1. KAZIRANGA NATIONAL PARK
Kaziranga National Park (pronounced Assamese pronunciation: [kazirawnga Rastriyaw uɪddan]) is a national park in the Golaghatand Nagaon districts of the state of Assam, India. The sanctuary, which hosts two-thirds of the world’s great one-horned rhinoceroses, is a World Heritage Site. According to the census held in March 2018 which was jointly conducted by the Forest Department of the Government of Assam and some recognized wildlife NGOs, the rhino population in Kaziranga National Park is 2,413. It comprises 1,641 adult rhinos (642 male, 793 are females, 206 unsexed); 387 sub-adults (116 males, 149 females, 122 unsexed); and 385 cubs..In 2015, the rhino population stood at 2401.Kaziranga is home to the highest density of tigers among protected areas in the world, and was declared a Tiger Reserve in 2006 (now the highest tiger density is in Orang National Park, Assam) . The park is home to large breeding populations of elephants, wild water buffalo, and swamp deer.Kaziranga is recognized as an Important Bird Area by BirdLife International for conservation of avifaunal species. When compared with other protected areas in India, Kaziranga has achieved notable success in wildlife conservation. Located on the edge of the Eastern Himalaya biodiversity hotspot, the park combines high species diversity and visibility.
2. Kamakhya Temple
The Kamakhya Temple also Kamrup-Kamakhya is a Hindu temple dedicated to the mother Goddess Kamakhya. It is one of the oldest of the 51 Shakti Pithas. Situated on the Nilachal Hill in western part of Guwahati city in Assam, India, it is the main temple in a complex of individual temples dedicated to the ten Mahavidyas: Kali, Tara, Sodashi, Bhuvaneshwari, Bhairavi, Chhinnamasta, Dhumavati, Bagalamukhi, Matangi and Kamalatmika. Among these, Tripurasundari, Matangi and Kamala reside inside the main temple whereas the other seven reside in individual temples. It is an important pilgrimage destination for Hindus and especially for Tantric worshipers. A scholarly study of the Kamakhya Temple was authored by Kali Prasad Goswami, Adari Surendra.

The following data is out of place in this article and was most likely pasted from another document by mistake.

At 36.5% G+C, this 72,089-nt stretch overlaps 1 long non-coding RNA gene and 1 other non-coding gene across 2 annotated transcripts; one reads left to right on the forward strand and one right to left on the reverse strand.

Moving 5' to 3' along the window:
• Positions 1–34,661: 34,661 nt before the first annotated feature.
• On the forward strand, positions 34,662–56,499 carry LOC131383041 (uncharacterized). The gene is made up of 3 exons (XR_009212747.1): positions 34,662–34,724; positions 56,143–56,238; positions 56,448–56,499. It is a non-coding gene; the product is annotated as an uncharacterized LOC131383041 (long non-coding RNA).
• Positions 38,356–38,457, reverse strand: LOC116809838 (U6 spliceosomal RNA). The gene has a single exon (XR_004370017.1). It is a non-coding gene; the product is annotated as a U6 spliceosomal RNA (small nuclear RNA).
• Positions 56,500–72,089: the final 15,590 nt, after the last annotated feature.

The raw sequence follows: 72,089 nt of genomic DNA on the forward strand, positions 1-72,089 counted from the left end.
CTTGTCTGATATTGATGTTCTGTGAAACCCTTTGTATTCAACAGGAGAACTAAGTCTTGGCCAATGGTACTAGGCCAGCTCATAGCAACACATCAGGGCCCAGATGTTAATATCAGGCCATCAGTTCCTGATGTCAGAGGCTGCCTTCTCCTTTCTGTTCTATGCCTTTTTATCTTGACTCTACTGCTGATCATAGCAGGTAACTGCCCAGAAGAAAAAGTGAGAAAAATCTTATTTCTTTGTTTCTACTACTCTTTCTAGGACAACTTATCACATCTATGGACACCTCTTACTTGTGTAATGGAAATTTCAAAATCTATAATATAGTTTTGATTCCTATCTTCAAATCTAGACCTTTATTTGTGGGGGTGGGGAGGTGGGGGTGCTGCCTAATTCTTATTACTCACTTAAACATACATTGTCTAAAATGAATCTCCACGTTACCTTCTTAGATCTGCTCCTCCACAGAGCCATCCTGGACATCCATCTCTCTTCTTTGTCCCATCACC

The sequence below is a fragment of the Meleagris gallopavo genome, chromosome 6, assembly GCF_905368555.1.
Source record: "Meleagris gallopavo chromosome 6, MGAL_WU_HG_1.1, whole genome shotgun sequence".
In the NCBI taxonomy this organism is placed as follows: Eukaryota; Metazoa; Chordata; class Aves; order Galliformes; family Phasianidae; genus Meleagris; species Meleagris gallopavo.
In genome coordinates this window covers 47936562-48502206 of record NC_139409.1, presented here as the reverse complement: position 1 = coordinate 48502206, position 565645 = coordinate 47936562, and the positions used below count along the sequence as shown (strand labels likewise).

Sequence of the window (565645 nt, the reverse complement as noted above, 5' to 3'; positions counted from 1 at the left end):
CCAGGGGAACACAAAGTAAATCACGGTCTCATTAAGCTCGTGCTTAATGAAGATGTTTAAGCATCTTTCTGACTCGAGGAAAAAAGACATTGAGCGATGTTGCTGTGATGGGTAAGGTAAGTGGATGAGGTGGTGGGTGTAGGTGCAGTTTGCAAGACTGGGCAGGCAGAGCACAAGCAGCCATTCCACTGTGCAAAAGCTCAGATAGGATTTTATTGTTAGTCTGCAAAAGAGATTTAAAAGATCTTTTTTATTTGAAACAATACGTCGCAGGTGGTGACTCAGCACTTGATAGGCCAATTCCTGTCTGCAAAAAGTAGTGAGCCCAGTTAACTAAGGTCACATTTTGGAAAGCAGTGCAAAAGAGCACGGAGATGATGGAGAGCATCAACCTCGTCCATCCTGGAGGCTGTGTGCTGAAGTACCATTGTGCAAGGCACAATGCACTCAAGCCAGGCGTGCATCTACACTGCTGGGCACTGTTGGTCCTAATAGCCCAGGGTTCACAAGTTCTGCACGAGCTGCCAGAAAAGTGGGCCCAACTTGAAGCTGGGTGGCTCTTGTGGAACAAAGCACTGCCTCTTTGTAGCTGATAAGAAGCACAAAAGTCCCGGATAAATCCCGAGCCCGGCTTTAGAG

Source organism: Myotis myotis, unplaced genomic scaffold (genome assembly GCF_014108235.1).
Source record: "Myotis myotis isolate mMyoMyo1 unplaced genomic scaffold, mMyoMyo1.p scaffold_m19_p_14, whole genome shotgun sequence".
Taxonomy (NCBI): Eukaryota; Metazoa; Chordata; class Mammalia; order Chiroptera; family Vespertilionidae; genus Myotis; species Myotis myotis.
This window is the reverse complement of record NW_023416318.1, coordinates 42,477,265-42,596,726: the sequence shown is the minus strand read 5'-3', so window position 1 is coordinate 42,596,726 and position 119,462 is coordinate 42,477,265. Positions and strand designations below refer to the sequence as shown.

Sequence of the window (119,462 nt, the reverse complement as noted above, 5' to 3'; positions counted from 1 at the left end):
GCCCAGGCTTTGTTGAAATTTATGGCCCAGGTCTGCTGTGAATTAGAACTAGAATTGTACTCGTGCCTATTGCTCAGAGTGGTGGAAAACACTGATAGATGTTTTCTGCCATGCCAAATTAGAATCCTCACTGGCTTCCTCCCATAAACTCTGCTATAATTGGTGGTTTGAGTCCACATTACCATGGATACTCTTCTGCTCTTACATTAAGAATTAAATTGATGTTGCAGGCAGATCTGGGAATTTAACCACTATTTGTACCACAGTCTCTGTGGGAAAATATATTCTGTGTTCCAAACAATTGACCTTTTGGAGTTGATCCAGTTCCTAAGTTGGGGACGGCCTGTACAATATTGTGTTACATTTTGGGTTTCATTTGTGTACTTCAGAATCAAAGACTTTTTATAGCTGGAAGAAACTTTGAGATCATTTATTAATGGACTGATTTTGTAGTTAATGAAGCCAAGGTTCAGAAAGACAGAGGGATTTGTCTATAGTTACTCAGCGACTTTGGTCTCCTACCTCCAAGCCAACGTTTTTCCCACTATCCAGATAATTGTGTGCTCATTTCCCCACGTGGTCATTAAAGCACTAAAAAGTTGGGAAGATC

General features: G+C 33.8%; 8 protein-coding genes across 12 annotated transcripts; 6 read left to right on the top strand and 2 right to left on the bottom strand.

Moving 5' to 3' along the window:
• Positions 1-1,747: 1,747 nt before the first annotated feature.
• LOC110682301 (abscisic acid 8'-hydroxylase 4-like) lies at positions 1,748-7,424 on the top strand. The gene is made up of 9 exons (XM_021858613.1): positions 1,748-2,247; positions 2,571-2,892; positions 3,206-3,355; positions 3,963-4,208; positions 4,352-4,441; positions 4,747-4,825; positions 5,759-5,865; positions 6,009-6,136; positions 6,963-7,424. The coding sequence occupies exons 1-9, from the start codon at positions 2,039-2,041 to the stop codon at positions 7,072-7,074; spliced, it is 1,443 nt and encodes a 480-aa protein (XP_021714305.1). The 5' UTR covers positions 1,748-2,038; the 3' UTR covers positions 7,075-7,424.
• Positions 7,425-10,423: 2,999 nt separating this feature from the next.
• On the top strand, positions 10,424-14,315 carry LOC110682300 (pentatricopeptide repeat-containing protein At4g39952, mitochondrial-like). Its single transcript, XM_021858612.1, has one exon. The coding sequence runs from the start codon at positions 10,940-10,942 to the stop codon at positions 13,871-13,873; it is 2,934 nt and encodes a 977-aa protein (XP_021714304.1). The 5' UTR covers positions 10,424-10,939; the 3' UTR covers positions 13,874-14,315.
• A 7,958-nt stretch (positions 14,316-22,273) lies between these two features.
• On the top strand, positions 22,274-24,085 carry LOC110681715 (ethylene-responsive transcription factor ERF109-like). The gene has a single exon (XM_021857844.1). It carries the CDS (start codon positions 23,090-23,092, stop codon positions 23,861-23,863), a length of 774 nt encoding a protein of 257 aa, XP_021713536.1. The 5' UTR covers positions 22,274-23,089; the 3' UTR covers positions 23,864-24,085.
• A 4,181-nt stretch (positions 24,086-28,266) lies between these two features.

3. Talatal Ghar
The Talatal Ghar is located in Rangpur, 4 km from present-day Sivasagar, in Upper Assam. Of all Ahom ruins, it is one of the grandest examples of Tai Ahom architecture. The Talatal Ghar is also the largest of all Tai Ahommonuments. Swargadeo Rudra Singha shifted the capital of the Ahom Kingdom from Garhgaon to Rangpur in AD 1702-03. For about a century thereafter, Rangpur remained the capital. It is located in the western part of Sivasagar. The earliest constructions were commissioned by Swargadeo Rudra Singha in AD 1698. Rangpur was the capital of the Ahom Kingdom and served as its military-station.
4. Guwahati Planetarium
Guwahati Planetarium is one of its kind centre of astronomical research in Assam and the entire North-Eastern region of India. The Guwahati Planetarium is unrivalled in Assam and rest of northeast India with its distinctive dome and sloping walls that sets it apart in the skyline of the area. The Planetarium uses the Japanese Goto GX instrument. The hardware includes the GX starfield projector, sixty special-effects projectors, and the sky theatre’s sound system. The show software is also supplied by Goto.
Besides daily shows, the Planetarium also regularly organises seminars, workshops and conferences for the astronomy fraternity, and exhibitions, quizzes and outdoor viewing facilities during eclipses for students and the local community.